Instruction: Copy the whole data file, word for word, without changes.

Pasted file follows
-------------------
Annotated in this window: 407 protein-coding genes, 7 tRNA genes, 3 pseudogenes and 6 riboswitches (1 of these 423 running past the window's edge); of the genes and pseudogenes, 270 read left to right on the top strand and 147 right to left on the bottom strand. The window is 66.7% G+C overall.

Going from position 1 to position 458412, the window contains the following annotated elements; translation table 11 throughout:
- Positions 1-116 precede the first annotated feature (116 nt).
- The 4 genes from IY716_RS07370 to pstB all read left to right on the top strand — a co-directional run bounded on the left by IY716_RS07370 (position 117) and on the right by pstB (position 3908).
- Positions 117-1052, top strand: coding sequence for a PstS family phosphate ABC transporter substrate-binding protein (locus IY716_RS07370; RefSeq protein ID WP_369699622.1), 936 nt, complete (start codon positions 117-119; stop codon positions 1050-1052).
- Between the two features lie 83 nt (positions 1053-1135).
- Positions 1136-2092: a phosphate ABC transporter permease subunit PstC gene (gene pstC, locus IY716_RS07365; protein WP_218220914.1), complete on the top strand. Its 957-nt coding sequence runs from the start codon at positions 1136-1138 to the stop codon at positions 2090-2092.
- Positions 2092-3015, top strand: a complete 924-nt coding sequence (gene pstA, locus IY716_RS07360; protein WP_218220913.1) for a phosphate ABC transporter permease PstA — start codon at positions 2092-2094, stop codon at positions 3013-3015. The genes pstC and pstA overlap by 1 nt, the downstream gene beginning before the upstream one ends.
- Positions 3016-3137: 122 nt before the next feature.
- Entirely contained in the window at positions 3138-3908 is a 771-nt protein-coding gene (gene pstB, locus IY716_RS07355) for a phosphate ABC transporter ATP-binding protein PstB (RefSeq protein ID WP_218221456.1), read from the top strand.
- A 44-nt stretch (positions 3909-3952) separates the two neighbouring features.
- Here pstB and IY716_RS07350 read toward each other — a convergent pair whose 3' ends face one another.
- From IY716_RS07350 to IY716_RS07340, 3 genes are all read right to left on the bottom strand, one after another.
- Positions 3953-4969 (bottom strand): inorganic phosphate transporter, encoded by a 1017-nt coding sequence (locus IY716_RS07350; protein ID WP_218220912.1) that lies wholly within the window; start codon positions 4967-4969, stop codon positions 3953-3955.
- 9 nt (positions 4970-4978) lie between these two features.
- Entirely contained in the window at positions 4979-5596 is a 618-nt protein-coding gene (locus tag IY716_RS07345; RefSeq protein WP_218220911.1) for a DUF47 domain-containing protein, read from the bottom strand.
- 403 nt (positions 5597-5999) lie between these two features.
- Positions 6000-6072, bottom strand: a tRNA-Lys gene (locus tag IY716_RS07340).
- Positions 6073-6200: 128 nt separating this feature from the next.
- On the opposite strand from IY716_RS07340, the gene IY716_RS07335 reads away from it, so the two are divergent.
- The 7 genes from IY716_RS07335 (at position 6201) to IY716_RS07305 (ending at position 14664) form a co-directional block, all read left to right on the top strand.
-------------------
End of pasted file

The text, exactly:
Annotated in this window: 407 protein-coding genes, 7 tRNA genes, 3 pseudogenes and 6 riboswitches (1 of these 423 running past the window's edge); of the genes and pseudogenes, 270 read left to right on the top strand and 147 right to left on the bottom strand. The window is 66.7% G+C overall.

Going from position 1 to position 458412, the window contains the following annotated elements; translation table 11 throughout:
- Positions 1-116 precede the first annotated feature (116 nt).
- The 4 genes from IY716_RS07370 to pstB all read left to right on the top strand — a co-directional run bounded on the left by IY716_RS07370 (position 117) and on the right by pstB (position 3908).
- Positions 117-1052, top strand: coding sequence for a PstS family phosphate ABC transporter substrate-binding protein (locus IY716_RS07370; RefSeq protein ID WP_369699622.1), 936 nt, complete (start codon positions 117-119; stop codon positions 1050-1052).
- Between the two features lie 83 nt (positions 1053-1135).
- Positions 1136-2092: a phosphate ABC transporter permease subunit PstC gene (gene pstC, locus IY716_RS07365; protein WP_218220914.1), complete on the top strand. Its 957-nt coding sequence runs from the start codon at positions 1136-1138 to the stop codon at positions 2090-2092.
- Positions 2092-3015, top strand: a complete 924-nt coding sequence (gene pstA, locus IY716_RS07360; protein WP_218220913.1) for a phosphate ABC transporter permease PstA — start codon at positions 2092-2094, stop codon at positions 3013-3015. The genes pstC and pstA overlap by 1 nt, the downstream gene beginning before the upstream one ends.
- Positions 3016-3137: 122 nt before the next feature.
- Entirely contained in the window at positions 3138-3908 is a 771-nt protein-coding gene (gene pstB, locus IY716_RS07355) for a phosphate ABC transporter ATP-binding protein PstB (RefSeq protein ID WP_218221456.1), read from the top strand.
- A 44-nt stretch (positions 3909-3952) separates the two neighbouring features.
- Here pstB and IY716_RS07350 read toward each other — a convergent pair whose 3' ends face one another.
- From IY716_RS07350 to IY716_RS07340, 3 genes are all read right to left on the bottom strand, one after another.
- Positions 3953-4969 (bottom strand): inorganic phosphate transporter, encoded by a 1017-nt coding sequence (locus IY716_RS07350; protein ID WP_218220912.1) that lies wholly within the window; start codon positions 4967-4969, stop codon positions 3953-3955.
- 9 nt (positions 4970-4978) lie between these two features.
- Entirely contained in the window at positions 4979-5596 is a 618-nt protein-coding gene (locus tag IY716_RS07345; RefSeq protein WP_218220911.1) for a DUF47 domain-containing protein, read from the bottom strand.
- 403 nt (positions 5597-5999) lie between these two features.
- Positions 6000-6072, bottom strand: a tRNA-Lys gene (locus tag IY716_RS07340).
- Positions 6073-6200: 128 nt separating this feature from the next.
- On the opposite strand from IY716_RS07340, the gene IY716_RS07335 reads away from it, so the two are divergent.
- The 7 genes from IY716_RS07335 (at position 6201) to IY716_RS07305 (ending at position 14664) form a co-directional block, all read left to right on the top strand.